The commercial media this month was dominated by the American withdrawal (in defeat) from Afghanistan. However, it was difficult to find anything worthy of this bulletin, since we insist that articles must “promote at least one of the 8 domains of the culture of peace”.
Eventually we found something positive: the courage of Search for Common Ground to stick with their culture of peace principles and to resist the mass exodus from Afghanistan. The organization will continue working there on the grounds that “intensive and consistent dialogue between all parties is the key to building a safe, healthy, and just society.” Similar decisions were taken by a few other aid organizations, including Médecins Sans Frontières.
The defeat of the American Empire in Afghanistan has inspired renewed efforts to defend Julian Assange, who is under attack because of his courageous research and publications that predicted the defeat from the very beginning. As expressed in an article coming from his home country of Australia, “The true nature of the war in Afghanistan has long ago been revealed by Assange, Wikileaks and others, counter to the propaganda justifying and promoting the war. . . . As events in Afghanistan demonstrate, never has the call for peace and justice for all peoples been more urgent. And given Julian Assange’s situation, never has the call for his release been more urgent.”
Meanwhile, as usual, the most important events for human history are ignored by the commercial media. The greatest threat to humanity is nuclear weapons, and the media mostly ignored the calls coming from Hiroshima and Nagasaki and peace activists around the world to ensure that they will never be used again.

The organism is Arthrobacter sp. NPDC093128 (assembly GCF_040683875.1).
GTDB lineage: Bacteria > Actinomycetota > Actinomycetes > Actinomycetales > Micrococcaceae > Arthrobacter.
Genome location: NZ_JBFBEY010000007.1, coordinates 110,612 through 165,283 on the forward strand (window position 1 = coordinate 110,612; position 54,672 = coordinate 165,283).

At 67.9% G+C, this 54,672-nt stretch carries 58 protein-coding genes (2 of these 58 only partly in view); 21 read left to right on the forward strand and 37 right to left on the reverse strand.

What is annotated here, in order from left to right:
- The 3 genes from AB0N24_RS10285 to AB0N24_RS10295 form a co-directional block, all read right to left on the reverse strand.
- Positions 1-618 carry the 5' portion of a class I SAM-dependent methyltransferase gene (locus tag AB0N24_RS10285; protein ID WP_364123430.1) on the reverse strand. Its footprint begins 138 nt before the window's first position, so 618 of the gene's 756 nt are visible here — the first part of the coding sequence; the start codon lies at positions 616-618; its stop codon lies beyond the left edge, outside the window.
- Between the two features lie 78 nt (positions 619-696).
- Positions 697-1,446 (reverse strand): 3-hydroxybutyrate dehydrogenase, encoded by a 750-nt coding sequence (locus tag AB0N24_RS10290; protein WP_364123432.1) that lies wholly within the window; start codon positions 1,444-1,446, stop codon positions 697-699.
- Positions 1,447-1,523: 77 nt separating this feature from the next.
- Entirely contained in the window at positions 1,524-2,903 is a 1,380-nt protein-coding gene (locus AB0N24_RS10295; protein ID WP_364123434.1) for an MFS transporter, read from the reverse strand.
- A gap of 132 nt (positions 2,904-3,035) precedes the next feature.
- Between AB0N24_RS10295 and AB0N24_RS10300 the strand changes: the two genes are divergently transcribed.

The mayor of Hiroshima, Kazumi Matsui, writes, “At this Peace Memorial Ceremony marking 76 years since the bombing, we offer heartfelt prayers for the peaceful repose of the souls of the atomic bomb victims. Together with Nagasaki and likeminded people around the world, we pledge to do everything in our power to abolish nuclear weapons and light the way toward lasting world peace.”
The mayor of Nagasaki, Tomihisa Taue, writes, “While extending our deepest condolences to those who lost their lives to the atomic bombs, I hereby declare that Nagasaki will work tirelessly alongside Hiroshima and all people who desire peace to spread a “culture of peace” around the world and bring about the abolishment of nuclear weapons and the realization of eternal peace.”
The United Nations Secretary-General, Antonio Gutteres, says he continues to be humbled by the “selfless acts of the hibakusha, the name given to those who survived and continue to bear witness. Your courage in the face of immense human tragedy, is a beacon of hope for humanity. I reaffirm the full support of the United Nations to ensuring that your voices are heard by the world’s people, and especially by younger generations.”
And the United National Antiwar Coalition (USA) writes, “Many people now believe that the bombing of Hiroshima and Nagasaki was not to end WWII, which was in its final days but to start the Cold War and show the Soviet Union and the world what the US could do if any country dared to oppose it. . . . the United National Antiwar Coalition sees the main danger of nuclear war coming from the United States and believes that we in the US have a special obligation to the world to oppose that danger.”
CPNN readers were invited this month to take part in three virtual conversations about Hiroshima and Nagasaki .
On August 6, a webinar on abolishing nuclear weapons was held by UNITAR, in collaboration with the UN Office for Disarmament Affairs, Hiroshima Prefecture and the Hiroshima Organization for Global Peace.
Also on August 6, peace activists associated with the United Nations in New York, including the NGO’s Voices for a World Free of Nuclear Weapons and Charter for Compassion held a webinar asking “Hiroshima Day: Have we done enough?”
And on August 5, antinuclear groups in Brisbane, Australia, commemorated the anniversary of the bombings with a webinar celebrating the work that the community has done over time in opposition to nuclear weapons. One of the speakers was the renowned Dr. Helen Caldicott.
We at CPNN join in the global chorus demanding the abolition of nuclear weapons before nuclear weapons destroy our planet.
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